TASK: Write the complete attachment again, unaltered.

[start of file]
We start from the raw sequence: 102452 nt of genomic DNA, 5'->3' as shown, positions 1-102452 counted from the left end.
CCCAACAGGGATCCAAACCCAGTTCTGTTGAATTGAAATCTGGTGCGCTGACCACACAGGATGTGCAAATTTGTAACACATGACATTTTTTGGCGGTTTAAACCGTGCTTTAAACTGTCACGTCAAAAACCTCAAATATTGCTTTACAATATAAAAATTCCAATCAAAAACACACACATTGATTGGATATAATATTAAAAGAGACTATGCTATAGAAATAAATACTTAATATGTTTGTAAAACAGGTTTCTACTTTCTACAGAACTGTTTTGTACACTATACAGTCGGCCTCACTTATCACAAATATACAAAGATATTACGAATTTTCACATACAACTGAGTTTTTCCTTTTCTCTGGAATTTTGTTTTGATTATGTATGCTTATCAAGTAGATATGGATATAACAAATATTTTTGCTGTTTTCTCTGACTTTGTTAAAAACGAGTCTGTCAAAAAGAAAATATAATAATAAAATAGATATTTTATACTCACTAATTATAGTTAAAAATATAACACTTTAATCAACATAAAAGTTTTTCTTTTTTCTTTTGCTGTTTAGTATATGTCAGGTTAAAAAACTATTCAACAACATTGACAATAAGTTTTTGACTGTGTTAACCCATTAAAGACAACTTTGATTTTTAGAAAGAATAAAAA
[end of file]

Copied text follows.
We start from the raw sequence: 102452 nt of genomic DNA, 5'->3' as shown, positions 1-102452 counted from the left end.
CCCAACAGGGATCCAAACCCAGTTCTGTTGAATTGAAATCTGGTGCGCTGACCACACAGGATGTGCAAATTTGTAACACATGACATTTTTTGGCGGTTTAAACCGTGCTTTAAACTGTCACGTCAAAAACCTCAAATATTGCTTTACAATATAAAAATTCCAATCAAAAACACACACATTGATTGGATATAATATTAAAAGAGACTATGCTATAGAAATAAATACTTAATATGTTTGTAAAACAGGTTTCTACTTTCTACAGAACTGTTTTGTACACTATACAGTCGGCCTCACTTATCACAAATATACAAAGATATTACGAATTTTCACATACAACTGAGTTTTTCCTTTTCTCTGGAATTTTGTTTTGATTATGTATGCTTATCAAGTAGATATGGATATAACAAATATTTTTGCTGTTTTCTCTGACTTTGTTAAAAACGAGTCTGTCAAAAAGAAAATATAATAATAAAATAGATATTTTATACTCACTAATTATAGTTAAAAATATAACACTTTAATCAACATAAAAGTTTTTCTTTTTTCTTTTGCTGTTTAGTATATGTCAGGTTAAAAAACTATTCAACAACATTGACAATAAGTTTTTGACTGTGTTAACCCATTAAAGACAACTTTGATTTTTAGAAAGAATAAAAA